How often do electric cars catch fire?

Krzysztof Smejlis/

Given the intense stories of electric vehicle fires and past disasters with lithium-ion cell phone batteries overheating, it’s reasonable to be concerned about an electric vehicle (EV) battery fire. But how often does this actually happen and why?

Do electric vehicles catch fire more often than gasoline cars?

Compared to how long gasoline-powered cars have been around, there isn’t a ton of data on EV fires at the time of writing. But there is enough to make some determinations. AutoinsuranceEZ compared data from several sources to try to find an answer to the question of how often electric cars catch fire.

Their sources were:

  • National Transportation Safety Board (NTSB)
  • Bureau of Transportation Statistics (BTS)

Per 100,000 vehicles sold, hybrids actually had the most fires and battery electric vehicles the least. As for the type of vehicle with the highest total number of fires, it was by far gasoline-powered cars. Recall data showed that a variety of components could cause a fire in a gas-powered car, but with electric vehicles and hybrids, it was almost always the battery.

Overall, electric vehicles had about a 0.3% chance of catching fire, while gasoline cars had a 1.05% chance of catching fire. This should be good news for EV owners, but as the AutoinsuranceEZ report points out, car fires are dangerous regardless of the cause.

Electric vehicle fires are rarer, but harder to put out

Although data shows that electric vehicle fires are rarer than gas-powered car fires, electric car fires burn hotter and for a longer period of time. In gasoline cars, there is usually only one reaction, like a spark in a puddle of gasoline, that leads to the fire and that reaction eventually dies out. When an electric vehicle’s lithium-ion battery ignites, the battery burns the energy stored inside, becoming the fire’s main source of energy and taking much longer to burn off.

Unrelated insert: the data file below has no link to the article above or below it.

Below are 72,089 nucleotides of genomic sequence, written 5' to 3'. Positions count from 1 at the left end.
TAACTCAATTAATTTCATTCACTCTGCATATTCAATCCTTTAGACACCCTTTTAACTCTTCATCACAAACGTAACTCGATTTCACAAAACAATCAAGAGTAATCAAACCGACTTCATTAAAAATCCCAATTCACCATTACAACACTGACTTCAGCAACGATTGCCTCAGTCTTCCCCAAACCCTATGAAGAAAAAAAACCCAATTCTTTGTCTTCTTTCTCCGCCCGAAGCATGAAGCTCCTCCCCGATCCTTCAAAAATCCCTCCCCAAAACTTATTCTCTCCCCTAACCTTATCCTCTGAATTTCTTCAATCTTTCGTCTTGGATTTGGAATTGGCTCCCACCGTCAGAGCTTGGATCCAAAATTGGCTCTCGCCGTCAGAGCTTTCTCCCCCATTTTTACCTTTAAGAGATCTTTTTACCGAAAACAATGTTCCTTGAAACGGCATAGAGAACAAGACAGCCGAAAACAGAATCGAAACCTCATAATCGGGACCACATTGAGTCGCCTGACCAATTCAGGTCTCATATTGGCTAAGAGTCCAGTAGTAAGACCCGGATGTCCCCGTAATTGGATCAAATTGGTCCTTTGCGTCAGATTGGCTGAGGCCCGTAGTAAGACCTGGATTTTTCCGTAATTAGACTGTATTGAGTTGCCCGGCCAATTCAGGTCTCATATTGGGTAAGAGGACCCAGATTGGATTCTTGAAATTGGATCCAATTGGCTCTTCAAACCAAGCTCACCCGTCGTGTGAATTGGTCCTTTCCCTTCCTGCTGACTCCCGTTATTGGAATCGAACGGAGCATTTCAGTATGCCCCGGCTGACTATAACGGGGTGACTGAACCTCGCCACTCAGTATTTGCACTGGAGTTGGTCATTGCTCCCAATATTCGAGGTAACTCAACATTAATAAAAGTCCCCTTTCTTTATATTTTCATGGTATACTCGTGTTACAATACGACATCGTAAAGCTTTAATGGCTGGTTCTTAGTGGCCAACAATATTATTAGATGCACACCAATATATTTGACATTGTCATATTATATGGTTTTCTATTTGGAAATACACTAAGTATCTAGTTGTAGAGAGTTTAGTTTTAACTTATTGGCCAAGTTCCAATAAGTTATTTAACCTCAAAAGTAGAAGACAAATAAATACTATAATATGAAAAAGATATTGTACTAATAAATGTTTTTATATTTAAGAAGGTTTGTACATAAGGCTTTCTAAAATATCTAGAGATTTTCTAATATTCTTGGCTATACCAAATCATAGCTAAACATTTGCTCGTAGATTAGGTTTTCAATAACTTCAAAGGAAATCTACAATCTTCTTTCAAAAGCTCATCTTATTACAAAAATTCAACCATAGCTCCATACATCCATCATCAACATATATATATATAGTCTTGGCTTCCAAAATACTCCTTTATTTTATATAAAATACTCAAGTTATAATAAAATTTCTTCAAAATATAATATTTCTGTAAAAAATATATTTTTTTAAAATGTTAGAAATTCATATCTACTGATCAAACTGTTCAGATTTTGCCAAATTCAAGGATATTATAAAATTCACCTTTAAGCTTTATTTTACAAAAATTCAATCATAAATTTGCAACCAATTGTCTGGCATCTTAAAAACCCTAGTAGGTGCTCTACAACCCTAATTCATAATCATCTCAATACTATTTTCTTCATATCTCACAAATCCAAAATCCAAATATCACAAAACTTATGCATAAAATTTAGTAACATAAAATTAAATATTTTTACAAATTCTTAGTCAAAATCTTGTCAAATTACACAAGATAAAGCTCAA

Lithium-ion traction batteries are designed to pack a huge amount of energy into a very small space. Each cell inside is filled with a flammable electrolyte, as well as electrodes that could short out if damaged or improperly maintained, causing the cell to overheat.

If a cell overheats, it can enter a process called thermal runaway — basically, a positive feedback loop where it continues to heat up very quickly — and ignite neighboring battery cells until everything goes uphill. Lithium-ion batteries can also reignite after being turned off if moving them causes additional damage or new shorts in the battery.

Since first responders are primarily trained in extinguishing fires in a gas-powered car, they may find it difficult to extinguish an electric vehicle fire because it behaves differently. Instead of cooling the part of the car that a firefighter would normally do, he has to direct the water to the underside of the vehicle where the battery is. Stored energy that remains inside the battery, called stranded energy, can cause the battery to reignite hours or even days after the initial fire has been extinguished if this energy is not properly managed.

What can cause an electric vehicle fire?

Several factors can trigger a fire in an electric car, mainly related to the battery. If the battery is damaged in an accident, for example, it can cause a short circuit in one or more of the lithium-ion cells and trigger a chain reaction of thermal runaway.

If improperly maintained, the components inside the battery can degrade to the point that a malfunction could start a fire. Manufacturing defects can also be the cause of car fires, both in electric vehicles and gasoline-powered vehicles.

Age can also be a factor. There’s not enough data yet to show whether electric car batteries that are, say, 20 years old pose more of a fire hazard, but you have to be aware of that because components can degrade over time with a intensive use and poor maintenance.

Should you be worried about electric car fires?

The bottom line at the time of writing is that electric vehicle fires are much rarer than gasoline car fires. They are also much hotter, burn longer and can therefore be very dangerous.

This doesn’t necessarily mean that all electric vehicles are more dangerous than gasoline-powered vehicles, just that standardized safety guidelines need to be developed specifically to deal with these fires when they do occur. If you own one, make sure that you take great care in maintaining the components so that the risk remains low.

RELATED: Why does the battery of an electric car degrade?

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